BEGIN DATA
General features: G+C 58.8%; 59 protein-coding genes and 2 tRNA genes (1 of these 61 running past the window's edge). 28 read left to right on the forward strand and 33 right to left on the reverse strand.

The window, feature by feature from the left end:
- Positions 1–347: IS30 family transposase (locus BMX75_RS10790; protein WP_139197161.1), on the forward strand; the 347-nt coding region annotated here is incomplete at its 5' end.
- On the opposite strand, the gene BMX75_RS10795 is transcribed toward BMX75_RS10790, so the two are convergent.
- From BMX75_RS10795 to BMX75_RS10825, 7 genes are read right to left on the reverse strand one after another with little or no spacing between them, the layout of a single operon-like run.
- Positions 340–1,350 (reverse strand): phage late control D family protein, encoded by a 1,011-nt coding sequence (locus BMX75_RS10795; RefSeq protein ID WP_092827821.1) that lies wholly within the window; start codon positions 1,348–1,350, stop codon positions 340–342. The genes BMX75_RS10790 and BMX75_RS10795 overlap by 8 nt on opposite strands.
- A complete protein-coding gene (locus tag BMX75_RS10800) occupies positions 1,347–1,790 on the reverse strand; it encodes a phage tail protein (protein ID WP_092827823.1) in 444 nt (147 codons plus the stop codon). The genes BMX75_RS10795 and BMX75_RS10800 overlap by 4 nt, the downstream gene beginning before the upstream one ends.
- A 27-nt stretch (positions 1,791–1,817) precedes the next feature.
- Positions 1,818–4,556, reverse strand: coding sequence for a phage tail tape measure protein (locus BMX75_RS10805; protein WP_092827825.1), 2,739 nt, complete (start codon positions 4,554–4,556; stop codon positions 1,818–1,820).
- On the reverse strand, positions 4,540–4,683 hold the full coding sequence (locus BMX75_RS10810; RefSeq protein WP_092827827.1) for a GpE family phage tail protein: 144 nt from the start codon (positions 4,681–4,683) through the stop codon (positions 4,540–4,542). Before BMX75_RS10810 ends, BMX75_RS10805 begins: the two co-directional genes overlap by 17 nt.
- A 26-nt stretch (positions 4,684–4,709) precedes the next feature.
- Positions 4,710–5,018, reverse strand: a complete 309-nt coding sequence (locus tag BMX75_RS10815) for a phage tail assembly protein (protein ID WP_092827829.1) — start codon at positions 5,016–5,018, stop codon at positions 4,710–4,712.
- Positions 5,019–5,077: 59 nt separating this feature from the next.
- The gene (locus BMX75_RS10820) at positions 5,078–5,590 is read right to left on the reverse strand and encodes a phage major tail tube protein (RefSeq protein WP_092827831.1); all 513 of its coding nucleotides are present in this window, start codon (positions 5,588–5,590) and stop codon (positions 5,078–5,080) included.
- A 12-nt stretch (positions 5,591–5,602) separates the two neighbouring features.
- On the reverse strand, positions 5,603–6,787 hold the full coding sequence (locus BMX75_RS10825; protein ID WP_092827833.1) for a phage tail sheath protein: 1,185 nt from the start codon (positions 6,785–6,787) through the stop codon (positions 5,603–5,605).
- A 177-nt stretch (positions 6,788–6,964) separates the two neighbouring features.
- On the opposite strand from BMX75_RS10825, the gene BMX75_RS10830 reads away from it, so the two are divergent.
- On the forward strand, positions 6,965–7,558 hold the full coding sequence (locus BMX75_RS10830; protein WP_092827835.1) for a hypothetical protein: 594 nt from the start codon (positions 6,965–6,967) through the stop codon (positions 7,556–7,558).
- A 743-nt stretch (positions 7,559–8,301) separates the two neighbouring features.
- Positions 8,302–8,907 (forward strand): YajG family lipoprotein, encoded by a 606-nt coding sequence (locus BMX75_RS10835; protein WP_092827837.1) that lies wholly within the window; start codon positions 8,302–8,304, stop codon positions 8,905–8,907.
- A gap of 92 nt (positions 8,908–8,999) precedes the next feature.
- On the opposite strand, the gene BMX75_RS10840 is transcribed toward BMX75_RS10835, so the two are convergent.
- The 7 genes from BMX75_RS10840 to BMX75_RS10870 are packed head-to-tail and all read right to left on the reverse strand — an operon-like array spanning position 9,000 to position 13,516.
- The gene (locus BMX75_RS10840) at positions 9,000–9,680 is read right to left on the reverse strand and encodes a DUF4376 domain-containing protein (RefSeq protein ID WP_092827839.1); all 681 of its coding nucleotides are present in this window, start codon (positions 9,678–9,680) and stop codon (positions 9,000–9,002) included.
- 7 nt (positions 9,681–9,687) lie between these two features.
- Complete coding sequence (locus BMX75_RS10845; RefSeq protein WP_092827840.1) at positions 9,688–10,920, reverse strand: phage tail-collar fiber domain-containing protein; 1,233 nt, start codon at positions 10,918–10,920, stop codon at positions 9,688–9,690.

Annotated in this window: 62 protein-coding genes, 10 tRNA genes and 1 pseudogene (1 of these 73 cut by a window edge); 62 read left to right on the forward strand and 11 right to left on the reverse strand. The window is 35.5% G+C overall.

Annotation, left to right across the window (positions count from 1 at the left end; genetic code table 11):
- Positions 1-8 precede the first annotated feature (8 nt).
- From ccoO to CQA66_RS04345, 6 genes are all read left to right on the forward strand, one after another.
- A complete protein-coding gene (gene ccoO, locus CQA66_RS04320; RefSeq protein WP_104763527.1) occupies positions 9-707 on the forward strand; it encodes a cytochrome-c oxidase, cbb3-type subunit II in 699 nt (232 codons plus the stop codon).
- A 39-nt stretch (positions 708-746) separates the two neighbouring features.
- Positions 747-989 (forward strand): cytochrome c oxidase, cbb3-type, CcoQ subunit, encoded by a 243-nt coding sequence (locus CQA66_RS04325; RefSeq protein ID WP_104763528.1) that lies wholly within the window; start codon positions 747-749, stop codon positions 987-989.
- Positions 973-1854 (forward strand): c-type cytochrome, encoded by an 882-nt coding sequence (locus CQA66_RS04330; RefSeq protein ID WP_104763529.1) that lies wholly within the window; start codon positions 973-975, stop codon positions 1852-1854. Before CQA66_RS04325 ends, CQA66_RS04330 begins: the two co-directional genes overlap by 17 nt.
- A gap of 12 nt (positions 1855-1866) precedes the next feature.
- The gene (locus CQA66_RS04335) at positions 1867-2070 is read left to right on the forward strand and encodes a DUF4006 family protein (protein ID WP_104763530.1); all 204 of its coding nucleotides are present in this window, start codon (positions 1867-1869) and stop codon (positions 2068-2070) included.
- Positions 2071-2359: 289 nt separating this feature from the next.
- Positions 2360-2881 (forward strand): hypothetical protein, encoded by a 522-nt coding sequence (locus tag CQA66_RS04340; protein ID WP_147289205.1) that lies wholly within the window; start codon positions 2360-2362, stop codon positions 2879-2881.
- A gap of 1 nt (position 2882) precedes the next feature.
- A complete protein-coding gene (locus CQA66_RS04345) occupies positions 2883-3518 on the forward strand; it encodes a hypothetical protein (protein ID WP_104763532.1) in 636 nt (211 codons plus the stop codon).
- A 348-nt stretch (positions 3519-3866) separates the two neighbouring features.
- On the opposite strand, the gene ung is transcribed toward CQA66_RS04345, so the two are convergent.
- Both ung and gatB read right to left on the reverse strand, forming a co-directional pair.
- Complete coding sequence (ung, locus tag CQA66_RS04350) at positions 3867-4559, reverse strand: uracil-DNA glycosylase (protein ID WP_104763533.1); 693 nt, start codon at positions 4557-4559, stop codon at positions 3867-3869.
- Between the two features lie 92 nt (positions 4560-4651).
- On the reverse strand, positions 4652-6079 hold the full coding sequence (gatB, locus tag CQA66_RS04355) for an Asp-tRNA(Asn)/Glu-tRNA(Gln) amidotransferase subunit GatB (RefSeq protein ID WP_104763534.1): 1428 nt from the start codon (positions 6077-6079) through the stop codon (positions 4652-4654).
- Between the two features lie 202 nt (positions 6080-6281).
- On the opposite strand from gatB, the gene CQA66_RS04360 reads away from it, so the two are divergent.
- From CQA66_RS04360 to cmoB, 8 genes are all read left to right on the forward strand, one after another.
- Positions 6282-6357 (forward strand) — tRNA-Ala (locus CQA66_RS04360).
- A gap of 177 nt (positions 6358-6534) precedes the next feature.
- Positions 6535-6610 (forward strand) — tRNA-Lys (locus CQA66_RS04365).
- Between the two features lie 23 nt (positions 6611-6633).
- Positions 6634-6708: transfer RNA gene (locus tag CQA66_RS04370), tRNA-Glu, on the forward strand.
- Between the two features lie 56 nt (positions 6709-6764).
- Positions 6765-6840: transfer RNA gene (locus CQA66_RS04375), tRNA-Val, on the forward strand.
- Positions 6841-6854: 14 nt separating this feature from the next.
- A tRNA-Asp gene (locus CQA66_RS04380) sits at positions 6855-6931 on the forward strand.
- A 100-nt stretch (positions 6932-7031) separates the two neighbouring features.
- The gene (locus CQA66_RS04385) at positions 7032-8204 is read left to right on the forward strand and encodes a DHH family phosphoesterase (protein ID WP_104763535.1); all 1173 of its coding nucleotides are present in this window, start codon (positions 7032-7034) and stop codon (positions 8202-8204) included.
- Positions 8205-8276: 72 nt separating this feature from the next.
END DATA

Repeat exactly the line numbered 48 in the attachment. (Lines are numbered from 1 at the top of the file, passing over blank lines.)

- Between the two features lie 202 nt (positions 6080-6281).